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Living in Spain after Brexit: A 2022 guide by professional solicitors

Tejada Solicitors, an English speaking law firm based in Malaga, are the industry experts with everything you need to consider if you're planning a move to Spain

The process of moving to and living in Spain has changed following Brexit
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With a conservative estimate of around 370,000 UK nationals living in Spain, it is clear that the country has remained an enticing choice for retirement, relocation, and just a change of scenery. However the consequences of the UK leaving the EU can be felt in nearly every aspect of moving and living in Spain.

Naturally, people wanting to move to Spain and even those already living there would be curious about any new regulations that might concern them as well as changes to the currently existing rules.

Buying A Property in Spain

One of the most common and crucial questions is about the cost of buying a house in Spain. Unfortunately, there is no straightforward answer as the final cost of the chosen property is influenced by multiple different factors. For example, new construction properties sold by a developer or banker are taxed with a 10 per cent VAT and a Stamp Duty (AJD) determined by the specific autonomous community. In the Andalusia region, the Stam Duty is set at 1.2 per cent of the property value.

In cases involving the resale of a home, such as a transfer or a second purchase, a different Stamp Duty known as ITP is applied. The exact rate of the ITP also differs depending on the autonomous community, with Andalusia using an ITP tax of 7 per cent.

On top of the costs associated with the property itself, the buyers may also need to account for any accompanying costs. These may include Spanish Notary fees, registering with the Spanish Land Registry, paying any legal fees if lawyers or tax advisers have been hired to assist with the deal, mortgage payments, and potential banking costs.

Options For Legal Residence in Spain

After ensuring you have a place to stay in the country, how long are you allowed to reside in Spain without needing a visa? Following Brexit, British citizens can remain in Spain for 90 days in every 180-day period. In other words, you can stay for up 180 days per year in the country, provided that there is at least a 90-day gap between visits. In order to extend that period, it will be necessary to successfully apply for a long-term visa. At the moment, Spain offers six different visa options:

  • Employment visa
  • Self-employment visa
  • Non-lucrative visa
  • Golden Visa
  • Entrepreneur visa
  • Highly qualified professional visa

The Golden Visa is available to individuals who pass a particular investment threshold in the country. As for people planning to retire in Spain, their best option might be the Non-lucrative visa, as it covers individuals receiving passive income, such as pensions, dividends, rental, and investment income. To be eligible for a Non-lucrative visa, applicants must have a minimum of €27,115, as of 2021, in their bank accounts each year. The sum goes up by €6,778 a year for each dependent who is going to live with them in the country.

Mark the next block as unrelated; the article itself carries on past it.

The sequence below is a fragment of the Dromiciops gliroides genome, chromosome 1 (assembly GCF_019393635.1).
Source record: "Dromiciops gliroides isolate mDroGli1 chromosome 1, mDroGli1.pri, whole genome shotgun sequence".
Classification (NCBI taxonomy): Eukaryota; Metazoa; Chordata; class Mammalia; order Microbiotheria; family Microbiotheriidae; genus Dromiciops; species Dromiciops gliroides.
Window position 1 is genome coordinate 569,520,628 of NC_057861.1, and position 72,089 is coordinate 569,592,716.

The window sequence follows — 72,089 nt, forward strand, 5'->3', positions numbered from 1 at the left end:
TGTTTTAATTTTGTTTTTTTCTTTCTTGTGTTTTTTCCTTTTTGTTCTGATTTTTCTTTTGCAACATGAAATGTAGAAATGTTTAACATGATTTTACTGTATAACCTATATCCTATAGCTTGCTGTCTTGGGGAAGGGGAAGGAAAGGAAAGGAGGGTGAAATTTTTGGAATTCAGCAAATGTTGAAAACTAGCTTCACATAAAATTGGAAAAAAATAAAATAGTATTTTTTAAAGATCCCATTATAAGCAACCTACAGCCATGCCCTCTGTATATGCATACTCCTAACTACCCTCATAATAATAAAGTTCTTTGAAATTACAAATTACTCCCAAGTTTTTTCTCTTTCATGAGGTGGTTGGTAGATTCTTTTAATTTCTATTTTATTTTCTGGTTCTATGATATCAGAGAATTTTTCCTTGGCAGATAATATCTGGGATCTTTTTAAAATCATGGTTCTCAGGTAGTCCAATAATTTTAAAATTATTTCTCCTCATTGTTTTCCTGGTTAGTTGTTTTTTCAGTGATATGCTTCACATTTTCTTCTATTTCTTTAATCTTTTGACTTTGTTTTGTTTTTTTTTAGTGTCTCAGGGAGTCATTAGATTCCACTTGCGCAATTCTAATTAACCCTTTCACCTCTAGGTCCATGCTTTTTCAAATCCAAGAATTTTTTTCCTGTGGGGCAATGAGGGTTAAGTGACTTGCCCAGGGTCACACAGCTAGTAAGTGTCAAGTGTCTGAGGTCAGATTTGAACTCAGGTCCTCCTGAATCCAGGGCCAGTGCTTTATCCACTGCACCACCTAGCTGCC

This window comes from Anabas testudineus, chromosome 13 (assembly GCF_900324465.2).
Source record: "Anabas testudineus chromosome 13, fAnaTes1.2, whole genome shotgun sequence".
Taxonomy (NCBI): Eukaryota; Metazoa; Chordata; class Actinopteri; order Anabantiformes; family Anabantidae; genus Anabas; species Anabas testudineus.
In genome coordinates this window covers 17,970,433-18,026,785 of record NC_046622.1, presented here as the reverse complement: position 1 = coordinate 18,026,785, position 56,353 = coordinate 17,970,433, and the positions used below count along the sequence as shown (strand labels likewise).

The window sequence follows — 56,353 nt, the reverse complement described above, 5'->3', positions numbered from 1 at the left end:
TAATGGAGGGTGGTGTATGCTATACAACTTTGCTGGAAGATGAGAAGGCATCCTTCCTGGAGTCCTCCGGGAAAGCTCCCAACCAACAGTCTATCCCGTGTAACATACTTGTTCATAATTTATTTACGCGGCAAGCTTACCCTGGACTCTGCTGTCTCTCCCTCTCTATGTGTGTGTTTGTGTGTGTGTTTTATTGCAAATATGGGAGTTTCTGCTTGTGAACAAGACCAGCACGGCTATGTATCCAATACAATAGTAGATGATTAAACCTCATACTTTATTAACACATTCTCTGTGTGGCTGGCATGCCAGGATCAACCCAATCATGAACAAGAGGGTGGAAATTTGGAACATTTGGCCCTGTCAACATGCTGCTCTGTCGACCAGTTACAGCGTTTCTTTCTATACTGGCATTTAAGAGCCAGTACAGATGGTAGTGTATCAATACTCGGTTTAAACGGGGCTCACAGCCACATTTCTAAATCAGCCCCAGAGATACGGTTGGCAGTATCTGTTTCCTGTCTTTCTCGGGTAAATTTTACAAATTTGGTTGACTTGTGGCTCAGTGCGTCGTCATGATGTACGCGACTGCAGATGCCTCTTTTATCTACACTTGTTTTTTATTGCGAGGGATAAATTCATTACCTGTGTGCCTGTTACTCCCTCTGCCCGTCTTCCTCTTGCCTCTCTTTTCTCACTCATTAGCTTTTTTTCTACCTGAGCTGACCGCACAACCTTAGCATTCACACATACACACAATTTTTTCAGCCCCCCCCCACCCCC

Remote Work Visa

The Spanish government intends to introduce a new type of visa geared towards remote workers and digital nomads. The goal is to attract international talent involved in the digital and technological sectors, with the new visa expected to offer tax benefits to its holders. Instead of the typical non-resident income tax of 25 per cent, remote workers would have to pay a significantly lower rate, believed to be around 15 per cent, for up to four years. The expected requirements needed for a Remote Work visa include applicants having worked remotely for at least a year, the type of job allowing to be carried out remotely, a contract with a company for at least three months, and that the company permits remote work arrangements.

Freelancers may need to provide documentation that they are working with at least one company outside of Spain as well as the involved terms and conditions of the remote work arrangement.

Driving License

Following December 31, 2020, all UK residents living in Spain have to change their UK driving license to a Spanish one. To continue driving legally in the country, it is necessary to acquire a Spanish license by passing the theory and practical driving tests. Keep in mind that although the theory test is available in English, the practical one is conducted entirely in Spanish. A potential agreement for mutual recognition of driving permits between the UK and Spain could resolve this issue. As a result of Brexit, bringing a UK-registered car into Spain has become a more complex process as they are now treated as third-country cars. In short, the car must either clear customs or receive a certificate of customs exemption. The cost of the whole process could be significant - around €1,000 without the 10 per cent duty and 21 per cent VAT taxes.

For more information on the changes to living in Spain following Brexit go online at Tejada Solicitors